On Thursday, Minnesota passed into law a medical marijuana bill for patients with cancer, HIV/AIDS, glaucoma, Tourette's syndrome, Amyotrophic lateral sclerosis, Crohn's Disease, as well as for children with epilepsy.
With Gov. Mark Dayton's signature on the bill, Minnesota becomes the 22nd state to legalize medical marijuana. About 5,000 people are expected to be eligible for Minnesota's medical marijuana program and will be legally able to access cannabis beginning July 1, 2015, according to the Star Tribune.
"I thank everyone who worked together to craft and pass this legislation. I pray it will bring to the victims of ravaging illnesses the relief they are hoping for," Dayton said in a statement.
Unlike other states, Minnesota will not allow patients to smoke marijuana buds, but will instead have access only to cannabis oil. Many doctors have said this is unusual, and that oil extracts are often more potent than smoking the plant. Some medical marijuana advocates have also said many people will still not get the relief under the limited bill, and have said they plan to continue the fight next year in the legislature.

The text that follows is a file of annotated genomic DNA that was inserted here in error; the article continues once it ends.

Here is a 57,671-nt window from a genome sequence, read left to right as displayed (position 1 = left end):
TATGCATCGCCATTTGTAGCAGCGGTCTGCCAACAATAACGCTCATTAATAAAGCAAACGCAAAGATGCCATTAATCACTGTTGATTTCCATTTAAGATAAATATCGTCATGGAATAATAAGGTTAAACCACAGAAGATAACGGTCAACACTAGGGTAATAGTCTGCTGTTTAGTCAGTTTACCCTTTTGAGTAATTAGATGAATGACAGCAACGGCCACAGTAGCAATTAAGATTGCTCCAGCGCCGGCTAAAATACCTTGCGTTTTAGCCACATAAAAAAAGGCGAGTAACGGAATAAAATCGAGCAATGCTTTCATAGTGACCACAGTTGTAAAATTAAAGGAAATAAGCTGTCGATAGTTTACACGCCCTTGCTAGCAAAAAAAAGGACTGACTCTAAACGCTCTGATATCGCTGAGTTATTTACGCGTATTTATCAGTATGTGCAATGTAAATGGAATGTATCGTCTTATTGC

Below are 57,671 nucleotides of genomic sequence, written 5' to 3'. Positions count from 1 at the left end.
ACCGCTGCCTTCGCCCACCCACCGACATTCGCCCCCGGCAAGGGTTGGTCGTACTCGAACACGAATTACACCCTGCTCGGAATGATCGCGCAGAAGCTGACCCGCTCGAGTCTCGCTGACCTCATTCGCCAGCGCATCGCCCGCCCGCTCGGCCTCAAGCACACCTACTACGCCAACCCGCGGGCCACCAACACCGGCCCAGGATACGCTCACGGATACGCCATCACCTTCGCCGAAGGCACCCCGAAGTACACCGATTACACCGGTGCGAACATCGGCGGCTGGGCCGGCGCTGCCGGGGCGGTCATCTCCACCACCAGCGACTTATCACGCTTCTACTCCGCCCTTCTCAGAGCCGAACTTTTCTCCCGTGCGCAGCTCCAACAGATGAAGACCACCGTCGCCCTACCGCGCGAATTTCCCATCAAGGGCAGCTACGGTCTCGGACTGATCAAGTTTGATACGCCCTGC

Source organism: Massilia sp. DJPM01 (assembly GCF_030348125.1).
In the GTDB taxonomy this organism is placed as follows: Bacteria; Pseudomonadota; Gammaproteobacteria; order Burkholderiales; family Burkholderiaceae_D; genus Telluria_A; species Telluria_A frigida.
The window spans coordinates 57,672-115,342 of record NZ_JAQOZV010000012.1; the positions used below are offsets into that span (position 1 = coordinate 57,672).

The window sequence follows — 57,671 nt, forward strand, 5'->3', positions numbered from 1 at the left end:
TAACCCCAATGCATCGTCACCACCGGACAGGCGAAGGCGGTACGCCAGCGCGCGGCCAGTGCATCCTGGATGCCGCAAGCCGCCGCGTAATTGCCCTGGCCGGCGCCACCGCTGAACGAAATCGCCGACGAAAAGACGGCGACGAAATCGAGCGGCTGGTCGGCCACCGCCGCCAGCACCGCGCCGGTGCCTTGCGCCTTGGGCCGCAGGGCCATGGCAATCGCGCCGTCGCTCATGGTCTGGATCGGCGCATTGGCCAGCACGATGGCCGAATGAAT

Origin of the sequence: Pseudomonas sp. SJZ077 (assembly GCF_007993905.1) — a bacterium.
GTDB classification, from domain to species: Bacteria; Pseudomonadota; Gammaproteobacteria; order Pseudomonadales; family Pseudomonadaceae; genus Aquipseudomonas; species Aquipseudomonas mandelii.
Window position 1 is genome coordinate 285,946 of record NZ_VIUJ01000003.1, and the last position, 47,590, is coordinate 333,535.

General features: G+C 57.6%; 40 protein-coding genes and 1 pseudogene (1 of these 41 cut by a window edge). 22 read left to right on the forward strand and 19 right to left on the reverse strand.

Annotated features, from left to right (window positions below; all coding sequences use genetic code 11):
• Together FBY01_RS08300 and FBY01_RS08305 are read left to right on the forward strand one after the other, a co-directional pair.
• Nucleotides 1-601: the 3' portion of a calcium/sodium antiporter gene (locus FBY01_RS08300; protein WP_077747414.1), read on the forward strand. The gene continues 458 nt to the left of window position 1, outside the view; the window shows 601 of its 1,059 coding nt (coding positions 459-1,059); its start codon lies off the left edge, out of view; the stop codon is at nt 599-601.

Police in Minnesota lobbied against legalizing possession or smoking of plant material, and the governor said he would not sign a bill that was not supported by the local law enforcement.
Private manufacturers will bid to produce and distribute the oils with the state Department of Health, which will manage the medical program. The law authorizes eight manufacturing and distribution sites around the state.
Michelle Broder Van Dyke is a reporter and night editor for BuzzFeed News and is based in Hawaii.
Contact Michelle Broder Van Dyke at firstname.lastname@example.org.
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